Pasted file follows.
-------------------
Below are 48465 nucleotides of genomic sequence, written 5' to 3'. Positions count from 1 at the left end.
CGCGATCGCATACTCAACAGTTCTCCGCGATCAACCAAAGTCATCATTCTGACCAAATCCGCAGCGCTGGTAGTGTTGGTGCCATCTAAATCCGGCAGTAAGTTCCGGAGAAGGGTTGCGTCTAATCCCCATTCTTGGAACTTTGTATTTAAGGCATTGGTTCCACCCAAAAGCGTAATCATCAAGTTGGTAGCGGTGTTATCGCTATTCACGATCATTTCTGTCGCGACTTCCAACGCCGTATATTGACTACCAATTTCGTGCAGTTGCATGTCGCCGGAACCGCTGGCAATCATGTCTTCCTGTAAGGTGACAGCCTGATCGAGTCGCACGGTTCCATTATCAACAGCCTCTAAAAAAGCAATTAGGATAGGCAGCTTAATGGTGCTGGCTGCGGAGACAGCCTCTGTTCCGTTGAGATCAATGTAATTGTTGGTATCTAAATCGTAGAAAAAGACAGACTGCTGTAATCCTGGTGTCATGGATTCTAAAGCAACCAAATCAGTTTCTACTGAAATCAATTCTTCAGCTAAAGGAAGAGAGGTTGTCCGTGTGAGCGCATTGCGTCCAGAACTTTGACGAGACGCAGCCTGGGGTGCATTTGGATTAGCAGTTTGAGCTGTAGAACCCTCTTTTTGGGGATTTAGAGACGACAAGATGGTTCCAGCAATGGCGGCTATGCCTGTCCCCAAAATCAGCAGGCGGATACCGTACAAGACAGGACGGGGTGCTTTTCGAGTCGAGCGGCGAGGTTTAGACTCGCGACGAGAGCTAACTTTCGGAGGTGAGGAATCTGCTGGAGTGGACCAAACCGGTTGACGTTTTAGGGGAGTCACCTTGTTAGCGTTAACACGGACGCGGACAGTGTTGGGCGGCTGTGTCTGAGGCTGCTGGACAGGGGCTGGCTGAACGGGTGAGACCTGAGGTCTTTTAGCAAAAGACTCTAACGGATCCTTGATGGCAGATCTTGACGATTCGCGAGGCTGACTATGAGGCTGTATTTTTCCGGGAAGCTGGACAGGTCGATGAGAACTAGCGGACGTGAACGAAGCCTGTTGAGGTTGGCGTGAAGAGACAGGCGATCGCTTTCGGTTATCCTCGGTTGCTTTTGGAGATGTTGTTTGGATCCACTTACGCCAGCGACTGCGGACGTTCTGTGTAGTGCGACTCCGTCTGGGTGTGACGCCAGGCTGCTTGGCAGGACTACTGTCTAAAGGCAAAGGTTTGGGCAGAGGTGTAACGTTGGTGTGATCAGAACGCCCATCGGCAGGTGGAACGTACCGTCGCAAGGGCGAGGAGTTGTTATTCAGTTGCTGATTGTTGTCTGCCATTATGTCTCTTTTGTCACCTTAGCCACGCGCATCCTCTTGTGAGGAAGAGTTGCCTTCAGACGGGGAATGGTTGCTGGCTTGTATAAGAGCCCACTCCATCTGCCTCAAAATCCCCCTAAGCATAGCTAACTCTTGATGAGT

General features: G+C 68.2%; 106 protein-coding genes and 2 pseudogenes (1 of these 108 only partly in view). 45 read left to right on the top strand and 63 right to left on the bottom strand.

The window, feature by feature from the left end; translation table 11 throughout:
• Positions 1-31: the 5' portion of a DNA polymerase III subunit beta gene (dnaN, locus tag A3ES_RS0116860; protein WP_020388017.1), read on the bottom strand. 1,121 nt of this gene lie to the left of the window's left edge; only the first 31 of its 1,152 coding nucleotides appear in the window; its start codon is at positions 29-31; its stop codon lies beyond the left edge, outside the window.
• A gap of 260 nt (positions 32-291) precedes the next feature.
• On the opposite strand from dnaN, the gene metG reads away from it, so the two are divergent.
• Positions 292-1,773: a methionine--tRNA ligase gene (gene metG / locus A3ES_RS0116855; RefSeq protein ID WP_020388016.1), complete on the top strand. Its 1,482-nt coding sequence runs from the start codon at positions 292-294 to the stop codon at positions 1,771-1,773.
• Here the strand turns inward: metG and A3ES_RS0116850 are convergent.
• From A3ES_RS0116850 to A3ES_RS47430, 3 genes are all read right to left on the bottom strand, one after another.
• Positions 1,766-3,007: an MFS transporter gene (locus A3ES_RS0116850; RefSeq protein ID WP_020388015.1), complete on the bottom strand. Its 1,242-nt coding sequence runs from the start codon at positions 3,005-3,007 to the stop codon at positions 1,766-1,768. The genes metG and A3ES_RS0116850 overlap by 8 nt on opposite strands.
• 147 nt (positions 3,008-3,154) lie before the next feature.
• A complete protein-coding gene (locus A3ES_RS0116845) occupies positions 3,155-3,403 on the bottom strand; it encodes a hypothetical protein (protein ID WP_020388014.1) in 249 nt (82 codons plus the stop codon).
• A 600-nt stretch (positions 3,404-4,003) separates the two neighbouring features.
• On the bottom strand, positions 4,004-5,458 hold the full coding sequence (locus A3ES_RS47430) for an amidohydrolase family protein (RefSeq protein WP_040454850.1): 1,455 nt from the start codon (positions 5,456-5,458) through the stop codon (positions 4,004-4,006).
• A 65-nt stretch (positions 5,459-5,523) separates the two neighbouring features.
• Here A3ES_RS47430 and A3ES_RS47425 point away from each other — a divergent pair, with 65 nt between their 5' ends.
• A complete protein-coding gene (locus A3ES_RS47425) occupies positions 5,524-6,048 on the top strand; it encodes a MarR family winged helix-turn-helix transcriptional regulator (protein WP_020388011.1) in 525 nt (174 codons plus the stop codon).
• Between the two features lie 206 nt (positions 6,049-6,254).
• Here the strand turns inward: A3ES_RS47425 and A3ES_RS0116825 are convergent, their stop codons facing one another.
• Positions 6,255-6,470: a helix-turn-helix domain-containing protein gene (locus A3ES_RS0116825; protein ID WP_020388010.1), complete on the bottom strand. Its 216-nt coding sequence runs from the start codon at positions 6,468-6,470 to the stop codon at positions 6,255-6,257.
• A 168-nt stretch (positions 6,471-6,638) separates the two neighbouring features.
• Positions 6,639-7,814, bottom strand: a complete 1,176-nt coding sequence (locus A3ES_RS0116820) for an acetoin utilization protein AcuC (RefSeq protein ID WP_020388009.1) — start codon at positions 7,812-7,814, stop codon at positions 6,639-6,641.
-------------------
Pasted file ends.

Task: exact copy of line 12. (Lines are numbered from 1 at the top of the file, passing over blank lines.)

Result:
• 147 nt (positions 3,008-3,154) lie before the next feature.